HDTVs, projectors, and surround sound systems.
Scott Wilkinson is back from CES and put 26 miles on his feet. There, he saw a new backlighting technology for LCD TVs. Instead of a white LED backlight, they use blue LEDs and a film emdedded with tiny spheres, called quantum dots, which absorb the blue photos and re-emit another color with precision. The result is the combination of red/green/blue, which equals white. It's almost as accurate as laser.
Rene wants to use Bluetooth speakers to listen to his stereo, but his stereo doesn't have Bluetooth capability. He could find a cheap transmitter on Amazon that would use an analog connection to his stereo. Leo recommends the Azeca BT005 Bluetooth Transmitter for around $28. This would plug into the headphone jack of his stereo. He should know that the range for Bluetooth is only about 30 feet.
Avis bought a 75" 4K TV for Christmas and she isn't sure that her cable will give her 4K. Leo says that the only way to get 4K is through Netflix or Vudu. And because it's over the internet, it's highly compressed. There really isn't any other 4K content until 4K Blu-ray players come out later this Spring. Then she'll start seeing movies being released in Ultra HD Blu-ray. What's a good brand? Leo says Sony is a top brand to look at.
Scott is at CES for the latest in Home Theater and all the TV manufacturers are introducing new models of high dynamic range 4K TVs. There's finally a standard from the UHD Alliance called "Ultra HD Premium." But there's also a competing standard. Scott says that even though we have a budding format war, this time, they are largely interoperable. The 4K Blu-Ray players coming out are a lot cheaper as well, starting at $400. The first Blu-ray player was $1,000. So we're getting better at that and Leo says that by next year, they'll be under $100.
Don sees 4K TVs at Costco. Are they really 4K? Leo says yes, they are, but the content he's getting isn't, and as such, the content gets "upscaled" from 1080p to 4K. How well a TV does it varies from maker to maker. And there really isn't a widely adapted standard yet. So it's a mixed bag. If he needs a new TV now, he should get one. But it's really not the best time for it yet.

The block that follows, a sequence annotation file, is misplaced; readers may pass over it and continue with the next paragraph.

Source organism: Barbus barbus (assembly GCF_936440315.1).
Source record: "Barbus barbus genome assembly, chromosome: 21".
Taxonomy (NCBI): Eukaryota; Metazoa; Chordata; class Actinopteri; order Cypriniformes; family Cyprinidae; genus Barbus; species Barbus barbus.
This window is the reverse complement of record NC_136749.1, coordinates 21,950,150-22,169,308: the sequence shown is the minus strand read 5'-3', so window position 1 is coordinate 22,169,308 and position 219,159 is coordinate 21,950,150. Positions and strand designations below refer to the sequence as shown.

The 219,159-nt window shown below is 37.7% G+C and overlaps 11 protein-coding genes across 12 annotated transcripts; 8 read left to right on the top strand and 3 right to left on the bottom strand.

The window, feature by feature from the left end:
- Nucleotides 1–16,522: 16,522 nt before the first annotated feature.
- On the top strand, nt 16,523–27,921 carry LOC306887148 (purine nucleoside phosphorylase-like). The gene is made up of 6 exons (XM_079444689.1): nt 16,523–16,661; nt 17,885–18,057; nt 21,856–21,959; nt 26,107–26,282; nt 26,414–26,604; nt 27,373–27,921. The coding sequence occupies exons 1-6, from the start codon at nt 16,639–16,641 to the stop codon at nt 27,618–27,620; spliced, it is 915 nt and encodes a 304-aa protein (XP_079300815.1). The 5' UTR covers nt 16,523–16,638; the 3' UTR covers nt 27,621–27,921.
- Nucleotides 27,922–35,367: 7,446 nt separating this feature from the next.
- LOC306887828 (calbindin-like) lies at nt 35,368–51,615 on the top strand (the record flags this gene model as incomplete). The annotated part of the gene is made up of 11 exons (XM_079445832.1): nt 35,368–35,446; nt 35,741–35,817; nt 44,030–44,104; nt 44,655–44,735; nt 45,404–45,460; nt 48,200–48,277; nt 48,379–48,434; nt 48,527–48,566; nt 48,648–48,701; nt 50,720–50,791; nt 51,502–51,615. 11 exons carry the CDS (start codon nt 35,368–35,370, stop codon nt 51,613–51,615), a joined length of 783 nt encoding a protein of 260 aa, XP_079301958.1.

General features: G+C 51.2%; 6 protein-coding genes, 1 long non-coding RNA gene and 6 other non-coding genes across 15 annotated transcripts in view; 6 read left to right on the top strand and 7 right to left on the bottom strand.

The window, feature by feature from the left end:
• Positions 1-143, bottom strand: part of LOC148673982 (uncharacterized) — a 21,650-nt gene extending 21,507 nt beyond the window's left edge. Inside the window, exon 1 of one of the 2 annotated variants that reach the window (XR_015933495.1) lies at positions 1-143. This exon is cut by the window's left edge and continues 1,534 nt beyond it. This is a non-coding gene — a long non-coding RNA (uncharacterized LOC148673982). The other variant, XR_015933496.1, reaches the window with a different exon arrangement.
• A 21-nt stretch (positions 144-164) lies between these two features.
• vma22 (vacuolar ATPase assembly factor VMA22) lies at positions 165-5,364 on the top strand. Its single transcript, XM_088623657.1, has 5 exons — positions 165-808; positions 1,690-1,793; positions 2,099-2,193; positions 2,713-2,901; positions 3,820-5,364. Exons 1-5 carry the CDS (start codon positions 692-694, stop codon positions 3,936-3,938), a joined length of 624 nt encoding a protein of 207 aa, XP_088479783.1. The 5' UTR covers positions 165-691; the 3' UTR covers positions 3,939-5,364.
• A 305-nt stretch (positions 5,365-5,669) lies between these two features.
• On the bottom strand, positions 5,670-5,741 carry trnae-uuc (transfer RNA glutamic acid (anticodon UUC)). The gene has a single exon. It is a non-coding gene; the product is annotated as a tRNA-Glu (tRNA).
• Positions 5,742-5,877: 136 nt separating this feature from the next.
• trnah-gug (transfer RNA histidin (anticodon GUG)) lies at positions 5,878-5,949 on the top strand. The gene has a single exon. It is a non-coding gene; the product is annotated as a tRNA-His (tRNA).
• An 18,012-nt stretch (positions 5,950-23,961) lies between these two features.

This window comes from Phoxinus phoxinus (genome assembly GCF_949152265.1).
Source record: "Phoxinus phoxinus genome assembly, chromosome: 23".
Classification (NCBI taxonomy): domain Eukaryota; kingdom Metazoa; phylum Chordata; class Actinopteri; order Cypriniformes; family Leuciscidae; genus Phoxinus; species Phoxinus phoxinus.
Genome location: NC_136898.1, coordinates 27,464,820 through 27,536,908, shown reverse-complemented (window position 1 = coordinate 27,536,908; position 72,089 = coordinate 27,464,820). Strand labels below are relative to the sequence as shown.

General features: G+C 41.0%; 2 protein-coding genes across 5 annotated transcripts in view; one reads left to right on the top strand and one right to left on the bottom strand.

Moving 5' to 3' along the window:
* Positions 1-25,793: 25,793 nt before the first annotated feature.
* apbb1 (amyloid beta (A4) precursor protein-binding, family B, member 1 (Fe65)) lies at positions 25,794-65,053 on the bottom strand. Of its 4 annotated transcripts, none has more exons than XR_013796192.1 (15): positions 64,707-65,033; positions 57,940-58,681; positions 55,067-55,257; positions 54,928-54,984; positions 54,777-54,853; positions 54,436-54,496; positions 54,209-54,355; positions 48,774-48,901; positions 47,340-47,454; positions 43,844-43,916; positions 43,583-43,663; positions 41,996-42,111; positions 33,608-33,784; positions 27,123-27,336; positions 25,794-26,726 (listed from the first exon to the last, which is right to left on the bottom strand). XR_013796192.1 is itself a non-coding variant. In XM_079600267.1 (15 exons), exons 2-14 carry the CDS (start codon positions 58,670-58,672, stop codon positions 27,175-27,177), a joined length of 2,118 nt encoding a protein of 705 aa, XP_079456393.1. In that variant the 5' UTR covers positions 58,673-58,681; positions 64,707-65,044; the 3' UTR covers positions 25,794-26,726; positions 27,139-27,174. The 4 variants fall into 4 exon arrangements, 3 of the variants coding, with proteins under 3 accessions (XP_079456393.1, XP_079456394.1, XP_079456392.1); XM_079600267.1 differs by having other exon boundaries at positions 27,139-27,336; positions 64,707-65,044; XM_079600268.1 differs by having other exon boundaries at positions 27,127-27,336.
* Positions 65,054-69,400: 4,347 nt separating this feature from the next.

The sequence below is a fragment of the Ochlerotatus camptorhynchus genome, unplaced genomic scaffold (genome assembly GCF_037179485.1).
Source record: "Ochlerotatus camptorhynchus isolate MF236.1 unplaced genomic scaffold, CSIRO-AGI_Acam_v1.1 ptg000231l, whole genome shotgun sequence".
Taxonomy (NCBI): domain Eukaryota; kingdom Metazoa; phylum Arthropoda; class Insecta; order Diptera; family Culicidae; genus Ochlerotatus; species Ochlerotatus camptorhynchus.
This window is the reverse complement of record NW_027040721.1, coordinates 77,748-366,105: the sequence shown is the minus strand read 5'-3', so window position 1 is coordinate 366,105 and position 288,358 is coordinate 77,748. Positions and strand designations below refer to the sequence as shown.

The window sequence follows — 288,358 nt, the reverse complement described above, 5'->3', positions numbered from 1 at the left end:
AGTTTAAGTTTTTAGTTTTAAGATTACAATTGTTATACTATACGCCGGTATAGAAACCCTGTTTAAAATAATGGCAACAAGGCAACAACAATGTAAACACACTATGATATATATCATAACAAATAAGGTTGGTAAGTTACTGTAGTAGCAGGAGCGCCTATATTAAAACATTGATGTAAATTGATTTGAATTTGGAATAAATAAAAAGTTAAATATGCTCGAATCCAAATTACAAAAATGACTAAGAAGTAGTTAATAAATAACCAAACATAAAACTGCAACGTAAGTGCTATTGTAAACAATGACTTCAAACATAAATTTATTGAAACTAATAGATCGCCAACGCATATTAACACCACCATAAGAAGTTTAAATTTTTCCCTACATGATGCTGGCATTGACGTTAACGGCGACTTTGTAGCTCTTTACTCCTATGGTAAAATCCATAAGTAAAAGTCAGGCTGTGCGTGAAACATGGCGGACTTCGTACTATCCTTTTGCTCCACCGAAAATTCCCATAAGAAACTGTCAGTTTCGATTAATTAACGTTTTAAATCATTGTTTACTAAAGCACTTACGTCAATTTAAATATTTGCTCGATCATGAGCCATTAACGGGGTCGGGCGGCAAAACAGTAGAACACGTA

Doug wants a 12v TV for his RV that's about 24" in size. Leo says he could get an inverter that can convert the DC to AC. It'll drain the RV battery though, so he should be aware that. Dish has special RV packages too that aren't too costly. But as long as he's near a metro area, he can just get an antenna and get the best resolution since it's uncompressed.
Doug should check out my12voltstore.com to look for a TV.
Scott says that 2016 will be the year of Ultra HD Blu-ray which will not only have 4K, but high dynamic range as well. HDR gives your image more "pop." HDR will give the image 5-6 additional stops of dynamic range, and it provides far more detail in shadows and bright ambient light. So with HDR, you can enjoy the best of both worlds.
Nan is looking for a laptop to do Photoshop and video editing. Leo says that this will depend on how advanced the video editing is. Many will harness the graphics processor to do most of the heavy lifting, while others will just rely on the computer's own processor to do it. Some laptops don't have a dedicated GPU. Nan will want a higher end laptop, but that also impact battery life.
Mark bought a Samsung 4K Curved TV and it won't find his phone unless he unplugs it. Leo says that Samsung's DLNA is notoriously terrible. It stops, drops, and loses connections. Leo's suggestion as an alternative is Google Chromecast. It works perfectly because the hardware connection from the Chromecast is straight into the TV.
Scott hasn't seen Star Wars: The Force Awakens yet, but he has heard nothing but good things. It seems that most people are writing reviews just saying that they like it, and not giving any plot details. Leo says that it's on track to be the highest grossing opening film of all time. As for 3D, there's really nothing in the movie that takes advantage of it. It was largely invisible. Scott says that's why he's going to see it at the El Capitan in Dolby Vision with Dolby Cinema High Dynamic Range.